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Towards sustainable transport in EU


Member of European Parliament’s ENVI Committe

We’re running out of time to fix our harmful transport habits


ver two years ago, international leaders put climate action at the core of the global agenda when 195 countries adopted the Paris Agreement, the first-ever universal, legally binding, global climate deal.

fuel dependence, we won’t meet our climate targets. Moreover, without fundamental changes to how people and goods move about, we will not onlyfailto halt climate change but also increase our dependency on imported oil and risk a future energy supply crisis.

Its central goal was to strengthen the collective response to the threat of climate change by limiting global average temperature rise this century to 2°C above pre-industrial levels, while aiming to limit the increase to 1.5°C.

The World Meteorological Organization’s findings, published last November, that 2016 concentrations of

Addressing transport is significant for this commitment. The sector’s emissions keep rising, accounting for 25.8 percent of greenhouse gas emissions in the EU and 24 percent in the UK in 2015. Furthermore, transport is responsible for 70 percent of EU oil consumption, largely due to the explosive growth in road, maritime and air transport. It is important to note that, disappointingly, emissions from international aviation and waterborne transport, referred to as the elephant in the room at the time of Paris negotiations, are not covered by the national reduction commitments. I made it clear from the beginning that while Paris is an important stepping stone, what happens after is just as, if not more, important. Without bold policies and stringent implementation of measures to reduce our fossil | 38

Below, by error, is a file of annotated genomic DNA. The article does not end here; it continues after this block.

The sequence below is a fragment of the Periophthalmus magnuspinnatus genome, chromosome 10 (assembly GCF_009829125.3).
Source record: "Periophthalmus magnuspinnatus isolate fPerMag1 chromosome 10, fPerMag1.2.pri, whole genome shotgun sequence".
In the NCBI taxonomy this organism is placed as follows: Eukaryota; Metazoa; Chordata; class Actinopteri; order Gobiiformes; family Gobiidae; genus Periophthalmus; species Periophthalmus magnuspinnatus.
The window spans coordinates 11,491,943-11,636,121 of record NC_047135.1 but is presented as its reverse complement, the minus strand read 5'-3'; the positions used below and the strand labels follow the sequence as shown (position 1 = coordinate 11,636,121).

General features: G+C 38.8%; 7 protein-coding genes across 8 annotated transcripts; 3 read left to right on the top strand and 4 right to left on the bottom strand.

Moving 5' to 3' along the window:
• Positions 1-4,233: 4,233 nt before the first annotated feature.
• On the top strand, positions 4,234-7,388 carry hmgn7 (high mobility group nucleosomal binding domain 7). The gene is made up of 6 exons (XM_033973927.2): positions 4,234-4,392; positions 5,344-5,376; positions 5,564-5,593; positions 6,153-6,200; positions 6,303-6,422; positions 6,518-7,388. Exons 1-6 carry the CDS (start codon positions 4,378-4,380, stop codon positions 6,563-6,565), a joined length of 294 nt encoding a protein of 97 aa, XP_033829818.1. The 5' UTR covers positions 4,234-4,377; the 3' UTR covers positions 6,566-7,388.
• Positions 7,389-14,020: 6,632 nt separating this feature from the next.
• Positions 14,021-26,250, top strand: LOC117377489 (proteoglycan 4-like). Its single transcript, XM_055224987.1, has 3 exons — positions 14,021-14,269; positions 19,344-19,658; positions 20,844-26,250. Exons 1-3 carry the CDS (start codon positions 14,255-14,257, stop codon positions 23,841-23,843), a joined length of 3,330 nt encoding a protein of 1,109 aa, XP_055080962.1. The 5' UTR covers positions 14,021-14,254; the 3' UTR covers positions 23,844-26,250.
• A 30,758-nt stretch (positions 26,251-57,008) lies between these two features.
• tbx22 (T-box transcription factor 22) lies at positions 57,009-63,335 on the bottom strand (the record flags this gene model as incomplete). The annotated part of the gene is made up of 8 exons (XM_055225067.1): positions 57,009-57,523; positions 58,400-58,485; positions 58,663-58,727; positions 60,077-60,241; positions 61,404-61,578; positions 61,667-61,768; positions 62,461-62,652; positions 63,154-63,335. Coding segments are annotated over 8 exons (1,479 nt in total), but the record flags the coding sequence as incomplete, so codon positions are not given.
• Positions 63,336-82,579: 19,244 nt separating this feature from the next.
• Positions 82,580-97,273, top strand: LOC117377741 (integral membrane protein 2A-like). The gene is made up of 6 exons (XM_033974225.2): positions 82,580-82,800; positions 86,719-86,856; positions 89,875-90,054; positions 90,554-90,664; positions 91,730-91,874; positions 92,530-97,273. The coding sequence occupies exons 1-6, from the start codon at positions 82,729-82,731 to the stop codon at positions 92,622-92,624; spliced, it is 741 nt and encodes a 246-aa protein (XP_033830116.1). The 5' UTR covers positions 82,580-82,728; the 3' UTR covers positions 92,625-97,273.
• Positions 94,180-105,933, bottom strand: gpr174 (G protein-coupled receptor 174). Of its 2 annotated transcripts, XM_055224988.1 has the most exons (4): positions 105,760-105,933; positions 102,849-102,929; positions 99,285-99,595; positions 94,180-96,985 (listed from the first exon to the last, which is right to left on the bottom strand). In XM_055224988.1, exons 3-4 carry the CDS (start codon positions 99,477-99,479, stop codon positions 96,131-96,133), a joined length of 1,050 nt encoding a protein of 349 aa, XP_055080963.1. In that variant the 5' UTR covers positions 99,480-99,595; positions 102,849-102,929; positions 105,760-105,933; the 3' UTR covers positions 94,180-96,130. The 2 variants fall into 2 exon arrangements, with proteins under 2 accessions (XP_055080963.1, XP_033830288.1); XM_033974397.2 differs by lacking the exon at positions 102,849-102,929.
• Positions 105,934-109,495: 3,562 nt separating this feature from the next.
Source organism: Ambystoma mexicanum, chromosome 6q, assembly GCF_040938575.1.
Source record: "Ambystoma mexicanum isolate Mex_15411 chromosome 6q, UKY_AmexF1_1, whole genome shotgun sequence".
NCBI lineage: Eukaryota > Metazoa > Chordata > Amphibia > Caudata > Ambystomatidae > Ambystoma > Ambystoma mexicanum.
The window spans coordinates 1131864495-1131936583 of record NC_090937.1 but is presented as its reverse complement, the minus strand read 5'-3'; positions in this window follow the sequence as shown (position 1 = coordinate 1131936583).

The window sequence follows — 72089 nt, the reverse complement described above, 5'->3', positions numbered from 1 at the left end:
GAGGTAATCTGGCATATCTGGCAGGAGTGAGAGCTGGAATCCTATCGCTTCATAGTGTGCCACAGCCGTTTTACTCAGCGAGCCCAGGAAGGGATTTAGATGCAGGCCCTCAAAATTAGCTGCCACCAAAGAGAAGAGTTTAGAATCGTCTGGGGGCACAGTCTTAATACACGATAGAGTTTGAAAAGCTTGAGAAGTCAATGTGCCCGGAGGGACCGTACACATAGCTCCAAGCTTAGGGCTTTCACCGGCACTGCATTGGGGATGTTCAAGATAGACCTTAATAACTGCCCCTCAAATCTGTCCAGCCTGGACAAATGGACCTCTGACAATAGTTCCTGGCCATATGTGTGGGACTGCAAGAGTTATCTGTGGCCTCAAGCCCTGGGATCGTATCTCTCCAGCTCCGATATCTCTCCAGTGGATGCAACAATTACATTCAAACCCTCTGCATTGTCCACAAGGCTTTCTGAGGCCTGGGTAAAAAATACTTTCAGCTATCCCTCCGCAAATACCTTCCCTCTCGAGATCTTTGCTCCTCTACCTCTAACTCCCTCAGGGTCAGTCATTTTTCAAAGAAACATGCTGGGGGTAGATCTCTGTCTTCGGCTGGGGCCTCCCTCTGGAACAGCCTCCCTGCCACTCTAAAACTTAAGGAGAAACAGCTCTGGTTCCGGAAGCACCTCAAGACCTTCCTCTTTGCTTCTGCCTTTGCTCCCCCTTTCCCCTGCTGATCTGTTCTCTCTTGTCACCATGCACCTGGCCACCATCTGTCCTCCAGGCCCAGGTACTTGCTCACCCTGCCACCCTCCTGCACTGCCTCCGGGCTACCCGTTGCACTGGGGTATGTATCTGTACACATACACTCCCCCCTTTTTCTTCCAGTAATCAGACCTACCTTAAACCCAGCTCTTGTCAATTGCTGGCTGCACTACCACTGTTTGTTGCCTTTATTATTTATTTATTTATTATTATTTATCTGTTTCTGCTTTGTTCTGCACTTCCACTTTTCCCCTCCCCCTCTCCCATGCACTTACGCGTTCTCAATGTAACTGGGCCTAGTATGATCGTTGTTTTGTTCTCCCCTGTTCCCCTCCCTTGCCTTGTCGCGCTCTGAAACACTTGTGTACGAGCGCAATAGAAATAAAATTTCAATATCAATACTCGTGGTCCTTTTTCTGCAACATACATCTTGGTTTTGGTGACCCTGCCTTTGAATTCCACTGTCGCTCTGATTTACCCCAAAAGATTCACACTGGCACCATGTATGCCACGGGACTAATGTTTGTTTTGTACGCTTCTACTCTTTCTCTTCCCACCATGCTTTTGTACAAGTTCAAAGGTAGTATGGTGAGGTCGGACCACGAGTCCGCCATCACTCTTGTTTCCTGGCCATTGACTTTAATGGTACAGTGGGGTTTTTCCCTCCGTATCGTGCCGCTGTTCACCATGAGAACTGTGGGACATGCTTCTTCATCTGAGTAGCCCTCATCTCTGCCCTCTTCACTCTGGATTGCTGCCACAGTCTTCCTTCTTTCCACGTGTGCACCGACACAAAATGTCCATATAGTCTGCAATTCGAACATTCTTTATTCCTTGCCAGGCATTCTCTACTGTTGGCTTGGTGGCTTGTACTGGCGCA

atmospheric CO2 surged to levels not seen in 800,000 years, serve as a stark reminder that the time to combat climate change is running out. Transport is also a major source of air pollution, which is linked to more than 400,000 premature deaths in the EU every year. Additionally, 70,000 premature deaths in Europe are caused by persistently high levels of nitrogen dioxide.

Millions suffer from respiratory and cardiovascular diseases associated with poor air quality, and there are also potential links between pollutants and conditions including Alzheimer’s disease. Unsurprisingly, poor air quality is most prevalent in urban areas with pollutants from motor and especially diesel vehicles one of the main causes of high particulate concentration in

Profile for Government Gazette

Government Gazette 2018: Vol 1  

Government Gazette 2018: Vol 1